An estimated 2,000 people under 25 die in the U.S. each year from sudden cardiac arrest. On Wednesday, Pennsylvania Gov. Tom Corbett is scheduled to sign a first-of-its kind law aimed at preventing those deaths in student athletes.
The new law requires student athletes who show warning signs of sudden cardiac arrest to be removed from play until they are cleared by a doctor or nurse practitioner. It also requires coaches to receive sudden cardiac arrest training each year. The law applies to public school coaches and children of all ages in interscholastic sports.
The idea for the legislation arrived in Harrisburg last April with Plymouth Meeting father Darren Sudman. Grieving from the death of his own son, he introduced a dozen lawmakers to a student from their area who had died from sudden cardiac arrest.
“I was able to show them a news article about a student from their district who had passed,” Sudman said. “And sometimes it was news to them. That just told me how much we had to raise awareness about sudden cardiac arrest and death.”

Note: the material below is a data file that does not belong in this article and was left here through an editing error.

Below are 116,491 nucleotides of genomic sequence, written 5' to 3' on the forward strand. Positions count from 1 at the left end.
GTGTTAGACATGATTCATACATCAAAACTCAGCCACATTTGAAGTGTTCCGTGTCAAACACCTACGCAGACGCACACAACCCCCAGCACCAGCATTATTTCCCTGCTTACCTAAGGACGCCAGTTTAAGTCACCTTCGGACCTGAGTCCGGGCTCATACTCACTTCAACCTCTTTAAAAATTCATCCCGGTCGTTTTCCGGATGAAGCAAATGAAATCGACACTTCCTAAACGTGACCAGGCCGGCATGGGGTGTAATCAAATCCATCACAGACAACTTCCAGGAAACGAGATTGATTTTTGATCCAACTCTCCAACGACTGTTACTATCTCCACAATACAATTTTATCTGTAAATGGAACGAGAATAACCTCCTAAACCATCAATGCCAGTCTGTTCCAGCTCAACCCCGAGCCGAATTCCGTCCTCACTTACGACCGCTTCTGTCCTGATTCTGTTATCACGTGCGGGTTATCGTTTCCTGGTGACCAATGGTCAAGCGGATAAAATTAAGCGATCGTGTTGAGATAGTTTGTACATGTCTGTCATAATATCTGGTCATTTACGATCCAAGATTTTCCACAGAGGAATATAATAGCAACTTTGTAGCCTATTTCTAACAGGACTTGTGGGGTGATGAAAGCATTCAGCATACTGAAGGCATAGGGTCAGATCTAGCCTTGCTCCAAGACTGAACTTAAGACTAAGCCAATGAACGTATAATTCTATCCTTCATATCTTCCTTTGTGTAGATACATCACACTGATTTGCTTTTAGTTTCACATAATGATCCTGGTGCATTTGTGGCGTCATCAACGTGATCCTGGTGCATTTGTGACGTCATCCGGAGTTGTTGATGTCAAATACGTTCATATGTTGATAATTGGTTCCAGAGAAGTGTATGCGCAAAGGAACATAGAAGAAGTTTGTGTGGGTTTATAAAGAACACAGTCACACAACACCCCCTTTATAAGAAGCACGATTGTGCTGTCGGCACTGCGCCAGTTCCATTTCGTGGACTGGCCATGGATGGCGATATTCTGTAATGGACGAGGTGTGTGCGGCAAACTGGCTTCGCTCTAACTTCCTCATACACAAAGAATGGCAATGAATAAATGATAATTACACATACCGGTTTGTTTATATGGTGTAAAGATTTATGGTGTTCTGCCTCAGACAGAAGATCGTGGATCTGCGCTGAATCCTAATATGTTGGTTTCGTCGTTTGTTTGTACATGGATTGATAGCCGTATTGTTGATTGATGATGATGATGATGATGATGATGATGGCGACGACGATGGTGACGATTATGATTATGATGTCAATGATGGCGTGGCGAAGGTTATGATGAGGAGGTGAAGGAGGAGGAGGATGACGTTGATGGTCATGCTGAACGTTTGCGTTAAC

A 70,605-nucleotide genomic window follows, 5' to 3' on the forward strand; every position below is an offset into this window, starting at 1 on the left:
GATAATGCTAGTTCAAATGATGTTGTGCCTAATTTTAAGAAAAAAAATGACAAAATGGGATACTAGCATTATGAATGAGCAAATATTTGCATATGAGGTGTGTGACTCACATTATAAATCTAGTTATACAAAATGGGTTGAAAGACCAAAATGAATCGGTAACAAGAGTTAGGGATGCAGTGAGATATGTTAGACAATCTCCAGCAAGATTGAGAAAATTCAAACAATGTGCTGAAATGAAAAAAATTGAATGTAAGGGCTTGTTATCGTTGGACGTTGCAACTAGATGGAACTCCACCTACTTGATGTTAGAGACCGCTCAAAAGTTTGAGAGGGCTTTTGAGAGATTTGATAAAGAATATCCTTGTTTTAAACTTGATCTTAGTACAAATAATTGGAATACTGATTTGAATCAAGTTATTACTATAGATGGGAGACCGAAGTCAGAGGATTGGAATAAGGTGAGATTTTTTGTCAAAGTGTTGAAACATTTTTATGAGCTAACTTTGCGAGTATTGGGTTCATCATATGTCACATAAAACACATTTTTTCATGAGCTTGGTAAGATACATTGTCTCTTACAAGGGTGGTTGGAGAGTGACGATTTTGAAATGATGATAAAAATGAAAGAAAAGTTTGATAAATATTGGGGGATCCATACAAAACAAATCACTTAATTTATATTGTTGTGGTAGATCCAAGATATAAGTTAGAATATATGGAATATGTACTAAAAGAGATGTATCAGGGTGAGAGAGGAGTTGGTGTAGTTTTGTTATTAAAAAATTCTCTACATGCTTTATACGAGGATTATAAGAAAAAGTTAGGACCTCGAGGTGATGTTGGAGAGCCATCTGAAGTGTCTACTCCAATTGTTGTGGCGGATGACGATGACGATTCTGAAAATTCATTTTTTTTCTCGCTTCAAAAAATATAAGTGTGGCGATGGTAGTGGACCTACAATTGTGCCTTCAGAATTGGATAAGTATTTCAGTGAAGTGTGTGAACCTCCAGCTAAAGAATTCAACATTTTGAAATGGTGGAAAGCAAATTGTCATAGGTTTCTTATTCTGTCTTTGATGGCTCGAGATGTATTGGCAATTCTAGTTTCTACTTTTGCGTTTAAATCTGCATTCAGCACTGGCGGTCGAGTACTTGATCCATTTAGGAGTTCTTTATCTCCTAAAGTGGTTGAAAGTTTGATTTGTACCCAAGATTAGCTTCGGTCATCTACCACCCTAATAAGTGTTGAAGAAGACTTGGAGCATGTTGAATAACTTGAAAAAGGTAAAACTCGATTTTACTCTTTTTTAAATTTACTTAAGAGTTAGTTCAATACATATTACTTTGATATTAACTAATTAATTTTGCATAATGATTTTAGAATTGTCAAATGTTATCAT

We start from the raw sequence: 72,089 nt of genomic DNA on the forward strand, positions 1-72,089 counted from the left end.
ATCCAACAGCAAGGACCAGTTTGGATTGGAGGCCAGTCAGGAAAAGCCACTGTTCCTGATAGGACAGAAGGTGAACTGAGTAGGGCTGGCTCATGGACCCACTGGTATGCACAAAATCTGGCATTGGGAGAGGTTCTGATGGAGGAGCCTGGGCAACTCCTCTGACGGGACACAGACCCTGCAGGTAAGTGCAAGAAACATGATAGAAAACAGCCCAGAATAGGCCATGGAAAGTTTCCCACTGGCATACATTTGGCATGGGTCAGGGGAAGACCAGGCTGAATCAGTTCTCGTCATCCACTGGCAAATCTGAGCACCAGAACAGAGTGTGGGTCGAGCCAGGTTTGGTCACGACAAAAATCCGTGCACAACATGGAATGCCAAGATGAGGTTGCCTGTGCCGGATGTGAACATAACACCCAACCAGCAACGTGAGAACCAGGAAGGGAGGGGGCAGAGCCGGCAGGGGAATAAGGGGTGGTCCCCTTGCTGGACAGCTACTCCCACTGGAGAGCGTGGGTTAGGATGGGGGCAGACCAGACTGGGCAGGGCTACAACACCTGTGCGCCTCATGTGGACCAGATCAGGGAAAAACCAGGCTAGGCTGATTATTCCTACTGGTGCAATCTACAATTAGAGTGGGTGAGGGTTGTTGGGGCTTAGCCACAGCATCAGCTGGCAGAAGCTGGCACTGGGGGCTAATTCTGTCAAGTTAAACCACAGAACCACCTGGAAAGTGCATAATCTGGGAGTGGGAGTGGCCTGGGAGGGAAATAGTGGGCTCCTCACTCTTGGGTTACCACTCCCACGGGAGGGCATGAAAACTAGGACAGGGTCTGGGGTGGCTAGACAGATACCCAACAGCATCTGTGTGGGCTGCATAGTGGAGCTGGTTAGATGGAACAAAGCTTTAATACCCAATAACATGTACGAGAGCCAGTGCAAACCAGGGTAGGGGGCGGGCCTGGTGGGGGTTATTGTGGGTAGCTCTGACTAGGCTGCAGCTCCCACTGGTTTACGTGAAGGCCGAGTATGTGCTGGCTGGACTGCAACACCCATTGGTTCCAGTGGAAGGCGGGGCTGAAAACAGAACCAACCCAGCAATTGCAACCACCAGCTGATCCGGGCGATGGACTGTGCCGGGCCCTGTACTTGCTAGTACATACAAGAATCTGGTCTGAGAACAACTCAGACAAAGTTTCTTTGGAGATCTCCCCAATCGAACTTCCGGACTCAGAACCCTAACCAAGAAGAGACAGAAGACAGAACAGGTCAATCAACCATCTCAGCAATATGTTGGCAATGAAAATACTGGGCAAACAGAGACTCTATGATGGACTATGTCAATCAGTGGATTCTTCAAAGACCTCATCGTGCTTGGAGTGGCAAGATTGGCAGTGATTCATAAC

Sudman’s son died as an infant, but his family foundation focused legislative efforts on student athletes in order to reach a more at-risk population.
“If a kid is exhausted, their heart’s racing or they pass out during sports, we automatically tell them to sit down, rest for a few minutes, and have a sip of Gatorade and then send them back in,” Sudman said. “We don’t realize the consequences of those actions.”
Martha Lopez-Anderson, head of the national advocacy group Parent Heart Watch, said she hopes other states will adopt the legislation.
“What the state of Pennsylvania is doing is an incredible step forward,” Lopez-Anderson said. “I think it will serve certainly as an example for other states to follow.”
The law is scheduled to take effect in 60 days.